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AHTC trial: Sylvia Lim concedes fellow Workers' Party MPs 'breached duties'

By not disclosing to other town councillors the rates charged by an incoming managing agent, the elected members had failed to comply with their obligations to residents, charged the plaintiff’s lawyer.

AHTC trial: Sylvia Lim concedes fellow Workers' Party MPs 'breached duties'

(From left) Workers' Party MPs Pritam Singh, Low Thia Khiang and Sylvia Lim leaving the Supreme Court on Oct 8, 2018. (Photo: Koh Mui Fong/TODAY)

SINGAPORE: Following a half-hour impasse that saw Senior Counsel Davinder Singh ask for “respect” to be shown to the court, Workers’ Party chairman Sylvia Lim on Monday (Oct 22) acknowledged that she and fellow elected Members of Parliament (MPs) for Aljunied-Hougang Town Council (AHTC) had breached their duties by not disclosing the cost of a new managing agent to other town councillors.

Ms Lim, Low Thia Khiang, Pritam Singh and other town councillors are embroiled in a civil lawsuit over millions of dollars of “improper” payments that were allegedly made to new managing agent FM Services and Solutions (FMSS).

They are being sued by AHTC as well as Pasir Ris-Punggol Town Council (PRPTC) for alleged breaches of fiduciary duty in the appointment of FMSS.

Mr Singh, the lawyer for PRPTC, had earlier on Monday already subjected Ms Lim to a bruising interrogation.

READ: AHTC trial: Sylvia Lim ‘inconsistent’ in giving evidence: Davinder Singh

He resumed his cross-examination in the afternoon by noting that the former AHTC chair had not reproduced for the rest of the town council the rates charged by FMSS, despite it being the same as those of the outgoing managing agent, CPG Facilities Management.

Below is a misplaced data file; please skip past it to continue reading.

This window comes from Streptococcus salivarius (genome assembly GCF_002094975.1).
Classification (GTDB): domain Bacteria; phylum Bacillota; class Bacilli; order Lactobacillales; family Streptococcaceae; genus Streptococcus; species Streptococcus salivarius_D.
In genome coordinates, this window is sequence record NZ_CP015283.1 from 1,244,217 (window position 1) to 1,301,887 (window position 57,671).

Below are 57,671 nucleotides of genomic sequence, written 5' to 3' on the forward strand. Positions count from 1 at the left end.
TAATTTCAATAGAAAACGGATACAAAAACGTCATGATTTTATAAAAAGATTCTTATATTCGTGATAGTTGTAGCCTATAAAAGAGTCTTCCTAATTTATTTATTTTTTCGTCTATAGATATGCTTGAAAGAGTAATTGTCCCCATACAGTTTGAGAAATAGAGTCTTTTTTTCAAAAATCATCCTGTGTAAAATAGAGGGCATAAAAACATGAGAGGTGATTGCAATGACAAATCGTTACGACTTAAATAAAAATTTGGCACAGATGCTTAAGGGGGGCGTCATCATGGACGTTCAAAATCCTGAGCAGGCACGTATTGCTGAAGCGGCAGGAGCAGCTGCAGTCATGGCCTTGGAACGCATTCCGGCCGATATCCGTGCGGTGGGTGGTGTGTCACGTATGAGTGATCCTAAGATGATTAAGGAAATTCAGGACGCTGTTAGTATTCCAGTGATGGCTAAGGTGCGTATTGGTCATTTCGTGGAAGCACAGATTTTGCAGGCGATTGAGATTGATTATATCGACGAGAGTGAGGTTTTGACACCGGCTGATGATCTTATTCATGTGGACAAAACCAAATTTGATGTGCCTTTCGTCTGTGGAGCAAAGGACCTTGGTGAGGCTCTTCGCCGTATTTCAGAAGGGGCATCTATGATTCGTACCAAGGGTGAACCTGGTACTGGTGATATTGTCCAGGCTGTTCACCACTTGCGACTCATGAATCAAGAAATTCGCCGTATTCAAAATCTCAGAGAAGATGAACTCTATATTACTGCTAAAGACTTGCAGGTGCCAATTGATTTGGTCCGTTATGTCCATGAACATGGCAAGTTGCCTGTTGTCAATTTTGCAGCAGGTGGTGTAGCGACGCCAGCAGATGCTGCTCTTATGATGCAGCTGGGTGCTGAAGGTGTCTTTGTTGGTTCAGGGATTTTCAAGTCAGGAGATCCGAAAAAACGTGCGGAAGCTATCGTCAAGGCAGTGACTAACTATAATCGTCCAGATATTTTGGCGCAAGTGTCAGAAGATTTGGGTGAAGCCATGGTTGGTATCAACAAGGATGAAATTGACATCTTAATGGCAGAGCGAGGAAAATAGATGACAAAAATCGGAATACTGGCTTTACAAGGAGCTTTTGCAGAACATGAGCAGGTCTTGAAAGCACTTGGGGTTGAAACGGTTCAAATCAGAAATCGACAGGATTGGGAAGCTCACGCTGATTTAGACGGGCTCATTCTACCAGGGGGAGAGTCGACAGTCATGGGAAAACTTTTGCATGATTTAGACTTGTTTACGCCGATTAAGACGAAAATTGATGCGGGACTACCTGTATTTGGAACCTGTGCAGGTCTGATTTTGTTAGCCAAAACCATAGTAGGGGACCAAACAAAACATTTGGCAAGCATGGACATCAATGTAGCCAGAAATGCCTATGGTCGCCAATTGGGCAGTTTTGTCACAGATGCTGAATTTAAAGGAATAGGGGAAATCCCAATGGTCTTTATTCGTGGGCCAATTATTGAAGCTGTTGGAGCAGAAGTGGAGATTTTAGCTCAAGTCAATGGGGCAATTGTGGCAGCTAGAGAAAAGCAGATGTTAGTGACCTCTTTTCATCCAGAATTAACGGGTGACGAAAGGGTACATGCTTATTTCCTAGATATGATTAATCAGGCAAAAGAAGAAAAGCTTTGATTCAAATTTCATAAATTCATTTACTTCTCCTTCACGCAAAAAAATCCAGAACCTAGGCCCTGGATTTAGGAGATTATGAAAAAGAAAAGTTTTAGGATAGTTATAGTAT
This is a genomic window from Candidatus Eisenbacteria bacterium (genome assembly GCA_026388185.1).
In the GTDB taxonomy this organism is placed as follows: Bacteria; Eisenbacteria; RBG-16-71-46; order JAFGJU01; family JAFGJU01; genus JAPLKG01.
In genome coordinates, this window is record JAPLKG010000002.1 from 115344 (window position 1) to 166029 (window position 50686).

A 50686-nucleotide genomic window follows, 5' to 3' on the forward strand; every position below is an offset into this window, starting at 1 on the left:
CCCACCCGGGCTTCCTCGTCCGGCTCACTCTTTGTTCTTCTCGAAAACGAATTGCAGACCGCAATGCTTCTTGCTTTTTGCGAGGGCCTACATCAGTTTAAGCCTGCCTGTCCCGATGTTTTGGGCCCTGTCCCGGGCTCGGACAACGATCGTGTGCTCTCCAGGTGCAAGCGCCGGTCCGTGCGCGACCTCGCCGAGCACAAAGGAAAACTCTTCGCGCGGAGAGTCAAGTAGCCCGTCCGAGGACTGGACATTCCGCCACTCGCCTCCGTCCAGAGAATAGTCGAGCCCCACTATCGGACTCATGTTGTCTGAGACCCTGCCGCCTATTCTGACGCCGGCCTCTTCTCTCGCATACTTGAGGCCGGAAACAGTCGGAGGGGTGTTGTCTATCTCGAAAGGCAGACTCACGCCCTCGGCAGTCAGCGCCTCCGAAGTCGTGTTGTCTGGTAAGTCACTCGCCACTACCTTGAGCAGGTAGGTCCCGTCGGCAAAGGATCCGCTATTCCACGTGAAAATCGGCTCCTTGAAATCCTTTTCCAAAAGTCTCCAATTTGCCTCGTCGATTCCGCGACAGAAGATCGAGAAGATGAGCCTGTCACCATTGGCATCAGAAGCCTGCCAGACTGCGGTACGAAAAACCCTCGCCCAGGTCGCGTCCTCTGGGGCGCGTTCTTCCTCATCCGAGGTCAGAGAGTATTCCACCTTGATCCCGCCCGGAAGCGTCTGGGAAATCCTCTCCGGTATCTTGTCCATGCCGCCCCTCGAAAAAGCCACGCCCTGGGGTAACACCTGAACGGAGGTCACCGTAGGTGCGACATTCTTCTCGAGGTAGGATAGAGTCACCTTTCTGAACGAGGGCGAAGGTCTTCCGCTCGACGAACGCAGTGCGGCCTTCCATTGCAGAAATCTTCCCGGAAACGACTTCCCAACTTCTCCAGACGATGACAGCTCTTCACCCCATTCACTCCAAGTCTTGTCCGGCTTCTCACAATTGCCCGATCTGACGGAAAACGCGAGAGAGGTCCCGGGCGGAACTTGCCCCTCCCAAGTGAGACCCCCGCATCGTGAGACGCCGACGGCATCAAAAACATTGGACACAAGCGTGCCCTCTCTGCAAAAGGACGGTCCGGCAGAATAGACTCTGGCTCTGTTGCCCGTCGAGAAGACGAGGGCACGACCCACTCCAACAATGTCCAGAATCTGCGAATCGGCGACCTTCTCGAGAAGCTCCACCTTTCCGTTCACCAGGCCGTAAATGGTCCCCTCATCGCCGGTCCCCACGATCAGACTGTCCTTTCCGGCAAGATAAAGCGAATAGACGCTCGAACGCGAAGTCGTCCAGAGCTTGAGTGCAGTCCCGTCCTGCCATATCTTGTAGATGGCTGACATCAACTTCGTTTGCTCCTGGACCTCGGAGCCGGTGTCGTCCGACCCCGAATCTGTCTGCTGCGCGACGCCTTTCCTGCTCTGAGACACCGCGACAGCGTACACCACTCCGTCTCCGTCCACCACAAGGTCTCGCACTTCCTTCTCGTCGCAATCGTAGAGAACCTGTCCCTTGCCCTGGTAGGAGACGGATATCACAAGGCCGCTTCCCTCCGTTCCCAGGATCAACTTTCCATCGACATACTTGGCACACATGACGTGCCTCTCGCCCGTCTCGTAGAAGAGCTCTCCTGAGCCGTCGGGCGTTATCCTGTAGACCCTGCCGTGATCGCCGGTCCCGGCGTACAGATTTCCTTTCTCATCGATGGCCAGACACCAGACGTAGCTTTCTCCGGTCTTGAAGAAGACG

“This is the most important contract of the town council,” said Mr Singh. “When you waive a tender, you don’t have the advantage of competitive rates - so all the more reason to know what the rates are going to be. So why didn’t you tell the rest of the town council what the rates were going to be?”

Ms Lim said there was “nothing sinister” in play and that the “key thing” was FMSS committing to taking over at CPG’s prevailing rates. She acknowledged she should have reproduced the rates, but also said it was an inadvertent omission not done with any deliberate intent.

“Do you agree it’s the duty of the chairman and others who knew the rates to disclose them to other town councillors, so they would know the rates before deciding?” Mr Singh asked.

Ms Lim agreed.

“Do you agree that duty was breached by you and other elected members?” Mr Singh added.

“In the sense that I should have included rates in my report, I agree,” Ms Lim replied. But she refused - initially - to agree the same of the other elected members, reiterating that “they had delegated the responsibility of the presentation” to her.

“Well, that’s very big of you, but you agree with me that they too were under a duty,” Mr Singh fired back.

“Answer my question … Ms Lim, we are waiting for an answer,” he pressed, in a refrain that would be repeated over the next 30 minutes.

“I don’t think it’s fair for me to answer the question,” said Ms Lim.

To which Mr Singh said: “If it wasn’t fair, there would be an objection and His Honour would have stopped me. It’s not for you to decide whether it’s fair.”

But Ms Lim would only say: “They didn’t disclose the rates.”